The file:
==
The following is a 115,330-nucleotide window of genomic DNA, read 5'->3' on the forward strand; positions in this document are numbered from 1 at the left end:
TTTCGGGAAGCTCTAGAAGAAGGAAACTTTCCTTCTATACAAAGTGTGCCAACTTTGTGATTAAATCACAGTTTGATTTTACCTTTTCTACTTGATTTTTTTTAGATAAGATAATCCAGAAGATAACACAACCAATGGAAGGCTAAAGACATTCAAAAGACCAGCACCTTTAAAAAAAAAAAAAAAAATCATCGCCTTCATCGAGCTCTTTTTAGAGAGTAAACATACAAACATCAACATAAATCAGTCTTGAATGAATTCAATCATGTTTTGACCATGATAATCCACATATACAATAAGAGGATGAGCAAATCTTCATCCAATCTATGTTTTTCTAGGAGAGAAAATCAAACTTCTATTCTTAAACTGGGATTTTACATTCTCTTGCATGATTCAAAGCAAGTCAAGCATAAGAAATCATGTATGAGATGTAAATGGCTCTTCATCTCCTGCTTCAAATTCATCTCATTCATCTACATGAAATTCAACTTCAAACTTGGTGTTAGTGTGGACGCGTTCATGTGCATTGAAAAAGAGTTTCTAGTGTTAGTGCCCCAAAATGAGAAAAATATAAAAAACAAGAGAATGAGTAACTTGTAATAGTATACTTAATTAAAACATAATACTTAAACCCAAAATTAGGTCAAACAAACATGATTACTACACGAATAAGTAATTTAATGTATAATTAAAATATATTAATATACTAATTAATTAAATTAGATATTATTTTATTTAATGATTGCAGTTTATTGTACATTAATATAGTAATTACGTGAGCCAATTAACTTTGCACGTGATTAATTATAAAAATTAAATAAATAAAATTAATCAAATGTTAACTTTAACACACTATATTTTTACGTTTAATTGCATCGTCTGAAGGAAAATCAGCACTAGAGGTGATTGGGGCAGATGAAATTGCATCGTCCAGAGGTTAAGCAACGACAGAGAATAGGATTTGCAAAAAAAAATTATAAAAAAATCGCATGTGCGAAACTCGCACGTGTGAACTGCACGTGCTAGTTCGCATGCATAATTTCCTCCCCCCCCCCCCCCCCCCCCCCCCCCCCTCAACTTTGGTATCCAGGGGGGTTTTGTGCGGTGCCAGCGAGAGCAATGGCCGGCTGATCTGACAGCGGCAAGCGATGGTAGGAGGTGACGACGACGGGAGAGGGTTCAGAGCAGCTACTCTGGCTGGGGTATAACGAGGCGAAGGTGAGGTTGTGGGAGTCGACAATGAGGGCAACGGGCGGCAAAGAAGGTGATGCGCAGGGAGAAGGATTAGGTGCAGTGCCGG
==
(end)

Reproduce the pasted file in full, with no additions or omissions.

The following is a 115,330-nucleotide window of genomic DNA, read 5'->3' on the forward strand; positions in this document are numbered from 1 at the left end:
TTTCGGGAAGCTCTAGAAGAAGGAAACTTTCCTTCTATACAAAGTGTGCCAACTTTGTGATTAAATCACAGTTTGATTTTACCTTTTCTACTTGATTTTTTTTAGATAAGATAATCCAGAAGATAACACAACCAATGGAAGGCTAAAGACATTCAAAAGACCAGCACCTTTAAAAAAAAAAAAAAAAATCATCGCCTTCATCGAGCTCTTTTTAGAGAGTAAACATACAAACATCAACATAAATCAGTCTTGAATGAATTCAATCATGTTTTGACCATGATAATCCACATATACAATAAGAGGATGAGCAAATCTTCATCCAATCTATGTTTTTCTAGGAGAGAAAATCAAACTTCTATTCTTAAACTGGGATTTTACATTCTCTTGCATGATTCAAAGCAAGTCAAGCATAAGAAATCATGTATGAGATGTAAATGGCTCTTCATCTCCTGCTTCAAATTCATCTCATTCATCTACATGAAATTCAACTTCAAACTTGGTGTTAGTGTGGACGCGTTCATGTGCATTGAAAAAGAGTTTCTAGTGTTAGTGCCCCAAAATGAGAAAAATATAAAAAACAAGAGAATGAGTAACTTGTAATAGTATACTTAATTAAAACATAATACTTAAACCCAAAATTAGGTCAAACAAACATGATTACTACACGAATAAGTAATTTAATGTATAATTAAAATATATTAATATACTAATTAATTAAATTAGATATTATTTTATTTAATGATTGCAGTTTATTGTACATTAATATAGTAATTACGTGAGCCAATTAACTTTGCACGTGATTAATTATAAAAATTAAATAAATAAAATTAATCAAATGTTAACTTTAACACACTATATTTTTACGTTTAATTGCATCGTCTGAAGGAAAATCAGCACTAGAGGTGATTGGGGCAGATGAAATTGCATCGTCCAGAGGTTAAGCAACGACAGAGAATAGGATTTGCAAAAAAAAATTATAAAAAAATCGCATGTGCGAAACTCGCACGTGTGAACTGCACGTGCTAGTTCGCATGCATAATTTCCTCCCCCCCCCCCCCCCCCCCCCCCCCCCCTCAACTTTGGTATCCAGGGGGGTTTTGTGCGGTGCCAGCGAGAGCAATGGCCGGCTGATCTGACAGCGGCAAGCGATGGTAGGAGGTGACGACGACGGGAGAGGGTTCAGAGCAGCTACTCTGGCTGGGGTATAACGAGGCGAAGGTGAGGTTGTGGGAGTCGACAATGAGGGCAACGGGCGGCAAAGAAGGTGATGCGCAGGGAGAAGGATTAGGTGCAGTGCCGG